Microsoft breaks Telstra Office 365 monopoly

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news Technology giant Microsoft has revealed plans to break the monopoly which its partner Telstra has on selling its Office 365 software as a service productivity suite in Australia, in a move which will widen the software’s ecosystem substantially.

Office 365 has been on sale in Australia exclusively through Telstra for the past two years, after the two technology giants launched their local partnership on the new paradigm for Microsoft’s flagship productivity suite in June 2011. In that time, Office 365 has been able to gain a significant amount of traction locally, with giant companies such as Qantas flagging plans to deploy the software.

However, in a post on Microsoft Australia’s partner network blog last week, the company’s business group lead of its Microsoft Office division, Steven Miller, revealed plans to open up the local Office 365 ecosystem.

“Since launching in 2011, Office 365 has gone from strength to strength to become a US$1.5 billion business, and the fastest growing commercial product in Microsoft’s history,” wrote Miller. “Locally, similar trends in the adoption of Office 365 indicate that Australians are embracing this new and always up-to-date cloud service model, which enables them to communicate, share and collaborate whether in the office or on the go.”

“In response to this evolving market dynamic, I am pleased to announce that in 2014 we will bring new options including license types to market that will enable our commercial customers to purchase Office 365 in the way that best suits their needs. For the first time in Australia, Microsoft Partners will also have the ability to bundle Office 365 with their existing services, ensuring customers see the service as part of their total bill from the partner. These expanded offerings will become available in the first half of calendar year 2014. Pricing will be released closer to general availability.”

The local partner community has already noticed the news. Local Office 365 MVP Loryan Strant, who runs the consulting firm Paradynewelcomed the news in a post on his blog. Strant noted that many local Microsoft partners had lamented the exclusive Telstra partnership, “some quite loudly”. “My company Paradyne took the approach of “if you can’t beat them – join them”, and as such has enjoyed a great deal of success at the expense of other partners,” he wrote.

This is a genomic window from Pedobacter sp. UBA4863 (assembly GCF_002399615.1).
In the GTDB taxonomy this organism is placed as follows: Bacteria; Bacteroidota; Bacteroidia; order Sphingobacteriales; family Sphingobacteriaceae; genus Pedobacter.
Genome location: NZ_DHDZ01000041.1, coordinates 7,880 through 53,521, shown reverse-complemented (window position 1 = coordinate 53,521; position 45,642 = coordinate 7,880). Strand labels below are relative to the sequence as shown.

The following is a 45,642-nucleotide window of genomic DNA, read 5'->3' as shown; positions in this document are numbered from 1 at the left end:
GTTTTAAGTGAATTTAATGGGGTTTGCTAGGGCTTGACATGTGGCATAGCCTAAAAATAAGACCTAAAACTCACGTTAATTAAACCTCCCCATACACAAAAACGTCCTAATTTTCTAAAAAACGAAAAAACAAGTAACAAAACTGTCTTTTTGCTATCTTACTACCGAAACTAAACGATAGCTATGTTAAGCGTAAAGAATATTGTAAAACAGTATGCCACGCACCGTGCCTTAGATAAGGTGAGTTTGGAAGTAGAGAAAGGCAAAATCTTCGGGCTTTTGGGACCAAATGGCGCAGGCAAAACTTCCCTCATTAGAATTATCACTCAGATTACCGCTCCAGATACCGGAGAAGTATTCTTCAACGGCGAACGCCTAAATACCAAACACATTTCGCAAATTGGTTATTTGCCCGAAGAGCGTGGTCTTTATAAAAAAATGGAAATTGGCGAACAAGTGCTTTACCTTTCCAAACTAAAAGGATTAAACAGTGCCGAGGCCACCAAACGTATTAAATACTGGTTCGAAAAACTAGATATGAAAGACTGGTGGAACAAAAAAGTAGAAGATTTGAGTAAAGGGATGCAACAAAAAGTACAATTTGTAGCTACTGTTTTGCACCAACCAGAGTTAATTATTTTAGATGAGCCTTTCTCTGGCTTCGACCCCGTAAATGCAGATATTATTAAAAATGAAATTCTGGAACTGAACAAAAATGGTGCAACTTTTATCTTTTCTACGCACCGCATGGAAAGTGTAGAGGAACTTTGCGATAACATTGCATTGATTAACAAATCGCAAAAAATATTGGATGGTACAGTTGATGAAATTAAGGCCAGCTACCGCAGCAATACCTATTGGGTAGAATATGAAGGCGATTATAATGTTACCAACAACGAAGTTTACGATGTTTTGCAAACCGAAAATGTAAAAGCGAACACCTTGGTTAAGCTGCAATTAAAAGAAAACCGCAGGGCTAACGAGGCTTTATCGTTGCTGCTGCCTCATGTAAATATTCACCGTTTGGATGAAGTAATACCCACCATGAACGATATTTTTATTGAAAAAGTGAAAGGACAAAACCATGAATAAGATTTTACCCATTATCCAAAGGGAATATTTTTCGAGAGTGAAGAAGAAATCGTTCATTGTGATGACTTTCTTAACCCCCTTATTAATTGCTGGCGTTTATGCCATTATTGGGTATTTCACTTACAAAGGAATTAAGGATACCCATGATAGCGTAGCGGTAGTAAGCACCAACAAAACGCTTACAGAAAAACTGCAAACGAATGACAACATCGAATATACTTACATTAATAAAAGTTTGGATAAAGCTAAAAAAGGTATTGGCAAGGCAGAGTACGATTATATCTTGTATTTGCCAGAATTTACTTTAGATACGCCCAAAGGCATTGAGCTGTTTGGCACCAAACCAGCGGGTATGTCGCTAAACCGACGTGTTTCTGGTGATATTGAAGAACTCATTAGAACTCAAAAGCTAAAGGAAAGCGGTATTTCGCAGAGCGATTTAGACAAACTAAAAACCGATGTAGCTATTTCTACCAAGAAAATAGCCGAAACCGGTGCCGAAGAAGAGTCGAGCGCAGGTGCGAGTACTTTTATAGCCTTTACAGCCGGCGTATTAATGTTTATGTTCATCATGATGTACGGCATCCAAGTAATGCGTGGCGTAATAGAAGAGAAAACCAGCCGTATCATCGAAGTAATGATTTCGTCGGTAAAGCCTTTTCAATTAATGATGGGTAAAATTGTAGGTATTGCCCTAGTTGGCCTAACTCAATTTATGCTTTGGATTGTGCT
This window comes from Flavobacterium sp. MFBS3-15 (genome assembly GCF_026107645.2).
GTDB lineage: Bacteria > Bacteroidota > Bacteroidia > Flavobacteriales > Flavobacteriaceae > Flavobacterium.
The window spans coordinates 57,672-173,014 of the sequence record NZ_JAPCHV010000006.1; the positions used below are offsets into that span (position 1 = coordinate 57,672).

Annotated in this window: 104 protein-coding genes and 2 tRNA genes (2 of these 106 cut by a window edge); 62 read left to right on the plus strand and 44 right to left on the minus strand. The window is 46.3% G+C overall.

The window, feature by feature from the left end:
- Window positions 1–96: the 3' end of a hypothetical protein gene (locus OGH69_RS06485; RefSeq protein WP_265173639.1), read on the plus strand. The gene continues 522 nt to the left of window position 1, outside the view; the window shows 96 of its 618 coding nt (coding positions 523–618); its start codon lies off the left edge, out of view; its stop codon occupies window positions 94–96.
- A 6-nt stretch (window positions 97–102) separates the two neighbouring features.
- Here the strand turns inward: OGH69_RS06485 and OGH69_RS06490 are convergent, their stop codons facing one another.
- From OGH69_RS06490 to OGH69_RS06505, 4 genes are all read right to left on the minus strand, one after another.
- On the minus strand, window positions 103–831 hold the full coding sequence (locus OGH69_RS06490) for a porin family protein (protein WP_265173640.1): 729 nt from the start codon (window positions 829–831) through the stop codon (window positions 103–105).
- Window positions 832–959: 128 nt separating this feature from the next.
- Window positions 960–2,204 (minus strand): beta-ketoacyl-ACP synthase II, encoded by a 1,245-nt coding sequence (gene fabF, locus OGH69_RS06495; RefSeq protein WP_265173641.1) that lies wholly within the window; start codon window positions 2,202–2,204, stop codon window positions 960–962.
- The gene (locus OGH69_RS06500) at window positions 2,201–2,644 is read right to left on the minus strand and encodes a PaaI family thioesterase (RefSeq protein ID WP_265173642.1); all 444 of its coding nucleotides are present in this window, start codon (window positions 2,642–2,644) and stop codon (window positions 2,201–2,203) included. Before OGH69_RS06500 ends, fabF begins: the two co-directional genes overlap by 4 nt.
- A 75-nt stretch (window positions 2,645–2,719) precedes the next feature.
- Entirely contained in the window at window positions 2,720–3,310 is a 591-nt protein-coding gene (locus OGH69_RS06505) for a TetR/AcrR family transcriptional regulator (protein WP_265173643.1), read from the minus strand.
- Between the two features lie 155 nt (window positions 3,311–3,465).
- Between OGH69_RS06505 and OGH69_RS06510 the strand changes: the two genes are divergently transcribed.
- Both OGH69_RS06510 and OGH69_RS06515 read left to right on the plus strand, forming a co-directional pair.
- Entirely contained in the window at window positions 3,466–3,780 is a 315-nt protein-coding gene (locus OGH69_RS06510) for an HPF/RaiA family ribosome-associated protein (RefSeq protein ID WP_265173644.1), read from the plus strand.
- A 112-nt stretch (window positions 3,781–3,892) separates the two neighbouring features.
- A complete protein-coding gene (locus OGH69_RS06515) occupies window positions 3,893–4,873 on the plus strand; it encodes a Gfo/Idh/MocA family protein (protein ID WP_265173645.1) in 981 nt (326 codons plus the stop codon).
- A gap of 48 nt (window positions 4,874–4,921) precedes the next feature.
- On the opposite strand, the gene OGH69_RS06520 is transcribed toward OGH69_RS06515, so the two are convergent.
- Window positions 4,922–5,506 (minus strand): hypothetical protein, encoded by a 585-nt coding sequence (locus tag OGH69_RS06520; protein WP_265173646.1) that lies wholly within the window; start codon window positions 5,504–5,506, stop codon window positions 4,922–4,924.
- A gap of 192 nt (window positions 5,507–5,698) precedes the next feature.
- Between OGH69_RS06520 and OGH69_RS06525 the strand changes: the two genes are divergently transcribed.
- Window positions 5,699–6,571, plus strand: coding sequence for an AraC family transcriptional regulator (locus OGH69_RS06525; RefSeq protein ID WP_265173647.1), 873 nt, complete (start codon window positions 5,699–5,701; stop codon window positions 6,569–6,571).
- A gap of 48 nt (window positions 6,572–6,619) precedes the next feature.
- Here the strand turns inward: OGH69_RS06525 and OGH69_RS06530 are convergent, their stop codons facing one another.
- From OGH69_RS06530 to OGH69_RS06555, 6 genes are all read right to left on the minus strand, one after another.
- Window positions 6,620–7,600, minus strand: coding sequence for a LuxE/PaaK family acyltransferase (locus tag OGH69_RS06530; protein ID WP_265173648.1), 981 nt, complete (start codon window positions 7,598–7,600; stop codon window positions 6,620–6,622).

However, while Strant noted that Paradyne had “a great relationship with Telstra”, he noted that there were some inconveniences in the relationship — for example, “the back-end commerce platform is not the same as when purchasing directly from Microsoft”. The executive added: “This means that customers cannot have their Office 365 from Telstra and their Windows Intune or Dynamics CRM Online utilising the same tenant namespace as the latter two are not available from Telstra.”

Microsoft’s decision to open up Office 365 sales, Strant wrote, meant that a number of benefits would now be available, such as partners being able to bill customers directly for Office 365, as well as being able to “own” the customer. “Ultimately the availability of Office 365 Open in Australia gives both partners and customers more choice, and this is a very good thing,” he added, noting that, however, many partners would still continue to work with Telstra due to the existing channel model for Office 365 through the telco.

“At Paradyne we embrace the new license choices and will continue to work with Telstra customers as well as bring Office 365 customers to Telstra, however welcome the additional flexibility now available in the marketplace,” the executive wrote.

Office 365 availability in Australia has not been without its controversies.

When it launched the software in 2011, Microsoft jacked up the prices of its flagship cloud productivity suite Office 365 for the service’s launch in Australia, listing local prices up to 76 percent higher than the exact same service was to cost in the United States. The prices of the software were cut substantially less than a year later.

Image credit: Microsoft